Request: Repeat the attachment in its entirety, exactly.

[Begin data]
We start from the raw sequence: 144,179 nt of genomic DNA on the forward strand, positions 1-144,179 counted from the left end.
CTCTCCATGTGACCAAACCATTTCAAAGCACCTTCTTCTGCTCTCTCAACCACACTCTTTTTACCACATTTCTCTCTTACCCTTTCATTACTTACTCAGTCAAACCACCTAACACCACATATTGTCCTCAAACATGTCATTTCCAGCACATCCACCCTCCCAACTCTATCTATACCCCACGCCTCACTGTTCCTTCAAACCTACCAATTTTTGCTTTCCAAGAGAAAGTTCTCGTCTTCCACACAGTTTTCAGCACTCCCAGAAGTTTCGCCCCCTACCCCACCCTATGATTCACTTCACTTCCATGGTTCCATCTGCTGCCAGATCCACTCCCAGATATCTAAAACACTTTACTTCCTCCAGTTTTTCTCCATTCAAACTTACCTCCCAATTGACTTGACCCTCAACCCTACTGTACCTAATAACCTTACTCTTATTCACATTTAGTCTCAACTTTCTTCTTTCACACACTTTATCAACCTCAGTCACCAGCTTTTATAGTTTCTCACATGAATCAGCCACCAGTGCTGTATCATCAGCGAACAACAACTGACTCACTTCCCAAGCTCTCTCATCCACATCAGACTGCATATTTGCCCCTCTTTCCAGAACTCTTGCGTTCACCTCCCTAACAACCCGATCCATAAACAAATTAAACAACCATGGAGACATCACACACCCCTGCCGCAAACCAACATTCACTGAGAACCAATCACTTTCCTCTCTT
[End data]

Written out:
We start from the raw sequence: 144,179 nt of genomic DNA on the forward strand, positions 1-144,179 counted from the left end.
CTCTCCATGTGACCAAACCATTTCAAAGCACCTTCTTCTGCTCTCTCAACCACACTCTTTTTACCACATTTCTCTCTTACCCTTTCATTACTTACTCAGTCAAACCACCTAACACCACATATTGTCCTCAAACATGTCATTTCCAGCACATCCACCCTCCCAACTCTATCTATACCCCACGCCTCACTGTTCCTTCAAACCTACCAATTTTTGCTTTCCAAGAGAAAGTTCTCGTCTTCCACACAGTTTTCAGCACTCCCAGAAGTTTCGCCCCCTACCCCACCCTATGATTCACTTCACTTCCATGGTTCCATCTGCTGCCAGATCCACTCCCAGATATCTAAAACACTTTACTTCCTCCAGTTTTTCTCCATTCAAACTTACCTCCCAATTGACTTGACCCTCAACCCTACTGTACCTAATAACCTTACTCTTATTCACATTTAGTCTCAACTTTCTTCTTTCACACACTTTATCAACCTCAGTCACCAGCTTTTATAGTTTCTCACATGAATCAGCCACCAGTGCTGTATCATCAGCGAACAACAACTGACTCACTTCCCAAGCTCTCTCATCCACATCAGACTGCATATTTGCCCCTCTTTCCAGAACTCTTGCGTTCACCTCCCTAACAACCCGATCCATAAACAAATTAAACAACCATGGAGACATCACACACCCCTGCCGCAAACCAACATTCACTGAGAACCAATCACTTTCCTCTCTT